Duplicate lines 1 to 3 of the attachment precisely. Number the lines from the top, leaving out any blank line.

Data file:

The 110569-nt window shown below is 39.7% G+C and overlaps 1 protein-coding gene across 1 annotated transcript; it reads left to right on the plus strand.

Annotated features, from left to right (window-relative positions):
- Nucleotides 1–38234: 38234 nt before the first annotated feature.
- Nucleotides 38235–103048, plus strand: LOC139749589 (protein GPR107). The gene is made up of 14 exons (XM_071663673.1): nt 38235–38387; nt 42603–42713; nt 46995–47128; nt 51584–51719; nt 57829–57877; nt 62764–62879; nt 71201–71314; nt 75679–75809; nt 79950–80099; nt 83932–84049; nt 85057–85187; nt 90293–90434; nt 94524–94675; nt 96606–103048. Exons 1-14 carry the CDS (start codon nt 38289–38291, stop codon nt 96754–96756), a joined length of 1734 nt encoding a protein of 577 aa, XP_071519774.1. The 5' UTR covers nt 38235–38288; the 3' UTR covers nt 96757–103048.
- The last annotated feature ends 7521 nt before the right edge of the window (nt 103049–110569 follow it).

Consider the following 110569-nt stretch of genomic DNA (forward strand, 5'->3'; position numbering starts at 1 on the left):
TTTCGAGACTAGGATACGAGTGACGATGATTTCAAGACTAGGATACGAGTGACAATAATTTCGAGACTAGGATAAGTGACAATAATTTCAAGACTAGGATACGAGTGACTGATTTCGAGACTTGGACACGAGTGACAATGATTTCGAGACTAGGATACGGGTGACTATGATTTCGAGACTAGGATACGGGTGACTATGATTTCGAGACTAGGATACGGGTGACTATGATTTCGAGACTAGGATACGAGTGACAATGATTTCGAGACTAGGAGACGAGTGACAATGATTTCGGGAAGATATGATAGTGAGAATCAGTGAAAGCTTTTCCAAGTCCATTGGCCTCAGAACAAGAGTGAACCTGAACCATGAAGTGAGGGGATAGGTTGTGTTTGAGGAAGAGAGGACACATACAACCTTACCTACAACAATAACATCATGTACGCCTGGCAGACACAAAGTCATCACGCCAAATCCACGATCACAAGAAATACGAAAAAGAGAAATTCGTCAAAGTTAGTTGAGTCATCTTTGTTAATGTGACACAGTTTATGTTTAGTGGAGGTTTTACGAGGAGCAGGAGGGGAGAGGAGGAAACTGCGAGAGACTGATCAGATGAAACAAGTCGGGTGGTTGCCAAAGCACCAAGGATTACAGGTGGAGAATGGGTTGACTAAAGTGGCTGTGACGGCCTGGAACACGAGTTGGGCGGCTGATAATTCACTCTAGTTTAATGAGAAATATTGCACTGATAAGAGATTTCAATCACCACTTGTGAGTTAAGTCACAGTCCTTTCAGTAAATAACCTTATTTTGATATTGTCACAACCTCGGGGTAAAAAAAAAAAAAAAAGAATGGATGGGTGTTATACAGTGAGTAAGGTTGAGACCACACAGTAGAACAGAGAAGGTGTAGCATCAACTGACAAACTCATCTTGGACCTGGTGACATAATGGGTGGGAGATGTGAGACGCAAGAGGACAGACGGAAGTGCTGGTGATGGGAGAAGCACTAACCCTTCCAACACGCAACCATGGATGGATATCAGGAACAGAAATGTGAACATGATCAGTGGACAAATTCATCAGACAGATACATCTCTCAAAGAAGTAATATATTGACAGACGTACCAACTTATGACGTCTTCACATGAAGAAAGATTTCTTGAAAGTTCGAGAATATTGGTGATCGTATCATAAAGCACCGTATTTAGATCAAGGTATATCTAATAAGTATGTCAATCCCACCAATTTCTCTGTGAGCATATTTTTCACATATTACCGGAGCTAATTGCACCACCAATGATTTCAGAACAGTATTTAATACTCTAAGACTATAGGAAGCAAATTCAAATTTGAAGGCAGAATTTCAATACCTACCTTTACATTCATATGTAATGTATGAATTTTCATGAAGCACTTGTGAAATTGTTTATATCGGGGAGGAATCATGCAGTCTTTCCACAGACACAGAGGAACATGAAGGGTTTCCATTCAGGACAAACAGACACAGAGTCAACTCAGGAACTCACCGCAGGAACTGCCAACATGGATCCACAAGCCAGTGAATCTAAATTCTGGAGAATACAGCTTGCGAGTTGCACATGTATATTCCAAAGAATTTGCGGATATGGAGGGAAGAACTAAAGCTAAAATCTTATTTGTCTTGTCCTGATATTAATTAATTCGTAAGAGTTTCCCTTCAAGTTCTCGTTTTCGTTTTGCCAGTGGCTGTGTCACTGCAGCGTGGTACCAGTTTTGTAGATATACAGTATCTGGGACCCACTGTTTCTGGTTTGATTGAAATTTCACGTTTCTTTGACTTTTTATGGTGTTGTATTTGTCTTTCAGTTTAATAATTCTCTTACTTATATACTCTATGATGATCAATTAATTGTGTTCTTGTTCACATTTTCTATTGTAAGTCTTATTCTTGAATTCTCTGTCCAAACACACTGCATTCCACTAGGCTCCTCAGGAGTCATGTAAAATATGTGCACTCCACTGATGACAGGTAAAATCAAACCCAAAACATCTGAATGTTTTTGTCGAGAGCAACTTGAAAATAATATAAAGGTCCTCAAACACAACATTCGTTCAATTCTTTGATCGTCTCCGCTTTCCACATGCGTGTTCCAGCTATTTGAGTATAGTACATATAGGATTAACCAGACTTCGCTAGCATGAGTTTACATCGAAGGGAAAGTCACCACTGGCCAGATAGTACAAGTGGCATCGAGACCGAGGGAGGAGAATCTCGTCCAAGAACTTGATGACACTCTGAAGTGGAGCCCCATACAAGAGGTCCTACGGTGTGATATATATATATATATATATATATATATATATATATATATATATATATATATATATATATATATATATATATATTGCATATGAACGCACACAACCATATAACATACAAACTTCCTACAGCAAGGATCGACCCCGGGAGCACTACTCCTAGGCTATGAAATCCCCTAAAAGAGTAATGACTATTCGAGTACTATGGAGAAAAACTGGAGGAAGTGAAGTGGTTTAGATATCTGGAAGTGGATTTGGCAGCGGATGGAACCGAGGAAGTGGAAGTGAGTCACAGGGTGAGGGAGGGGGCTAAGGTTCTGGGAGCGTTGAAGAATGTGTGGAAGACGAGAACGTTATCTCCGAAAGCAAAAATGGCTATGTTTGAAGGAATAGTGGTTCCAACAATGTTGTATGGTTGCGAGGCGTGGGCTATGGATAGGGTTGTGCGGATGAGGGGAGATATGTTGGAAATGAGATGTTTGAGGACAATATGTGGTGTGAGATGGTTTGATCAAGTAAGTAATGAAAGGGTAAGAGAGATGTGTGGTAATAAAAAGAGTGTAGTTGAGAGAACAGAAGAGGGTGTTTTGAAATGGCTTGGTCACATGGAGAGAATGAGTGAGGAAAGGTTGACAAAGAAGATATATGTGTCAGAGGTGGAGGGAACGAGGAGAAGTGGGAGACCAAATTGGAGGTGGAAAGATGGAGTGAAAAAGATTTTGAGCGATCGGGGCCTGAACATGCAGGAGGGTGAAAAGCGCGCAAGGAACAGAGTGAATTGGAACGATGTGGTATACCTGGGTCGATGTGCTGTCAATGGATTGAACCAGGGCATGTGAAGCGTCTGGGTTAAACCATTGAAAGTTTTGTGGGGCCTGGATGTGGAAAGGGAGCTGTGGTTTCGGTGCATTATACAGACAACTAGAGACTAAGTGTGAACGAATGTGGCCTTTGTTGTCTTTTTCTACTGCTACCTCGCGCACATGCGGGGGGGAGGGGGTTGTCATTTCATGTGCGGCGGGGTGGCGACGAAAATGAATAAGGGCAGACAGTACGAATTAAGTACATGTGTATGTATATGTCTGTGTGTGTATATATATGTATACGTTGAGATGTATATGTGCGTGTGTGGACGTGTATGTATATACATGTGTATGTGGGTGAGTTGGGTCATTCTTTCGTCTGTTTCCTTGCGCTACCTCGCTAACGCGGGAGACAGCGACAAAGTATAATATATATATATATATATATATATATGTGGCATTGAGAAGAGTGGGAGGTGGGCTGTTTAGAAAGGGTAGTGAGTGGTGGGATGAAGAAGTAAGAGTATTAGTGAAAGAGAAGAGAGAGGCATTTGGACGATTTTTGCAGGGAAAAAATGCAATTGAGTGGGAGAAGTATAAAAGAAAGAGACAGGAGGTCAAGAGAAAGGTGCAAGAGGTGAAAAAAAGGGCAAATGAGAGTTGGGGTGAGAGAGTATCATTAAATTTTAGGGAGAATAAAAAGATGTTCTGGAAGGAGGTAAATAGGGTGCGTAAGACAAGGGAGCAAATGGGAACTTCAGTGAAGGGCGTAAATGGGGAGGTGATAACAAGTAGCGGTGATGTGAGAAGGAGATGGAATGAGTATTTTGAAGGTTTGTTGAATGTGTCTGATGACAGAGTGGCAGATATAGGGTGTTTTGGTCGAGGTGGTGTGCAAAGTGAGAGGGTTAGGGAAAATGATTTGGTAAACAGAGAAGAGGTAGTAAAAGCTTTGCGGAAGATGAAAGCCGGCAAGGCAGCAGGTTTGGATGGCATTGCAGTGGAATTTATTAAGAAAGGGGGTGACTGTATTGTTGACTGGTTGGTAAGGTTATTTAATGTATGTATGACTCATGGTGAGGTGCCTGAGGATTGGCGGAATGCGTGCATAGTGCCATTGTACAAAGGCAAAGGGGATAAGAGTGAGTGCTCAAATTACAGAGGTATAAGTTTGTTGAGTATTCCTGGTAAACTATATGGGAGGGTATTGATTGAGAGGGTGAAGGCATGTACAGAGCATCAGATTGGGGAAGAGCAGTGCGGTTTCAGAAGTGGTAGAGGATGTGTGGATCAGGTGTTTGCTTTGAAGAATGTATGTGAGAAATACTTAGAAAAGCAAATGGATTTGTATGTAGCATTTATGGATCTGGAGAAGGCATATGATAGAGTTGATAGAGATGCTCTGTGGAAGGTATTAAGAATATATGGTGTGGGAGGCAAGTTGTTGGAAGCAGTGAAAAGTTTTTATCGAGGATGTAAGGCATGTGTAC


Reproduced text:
The 110569-nt window shown below is 39.7% G+C and overlaps 1 protein-coding gene across 1 annotated transcript; it reads left to right on the plus strand.

Annotated features, from left to right (window-relative positions):
- Nucleotides 1–38234: 38234 nt before the first annotated feature.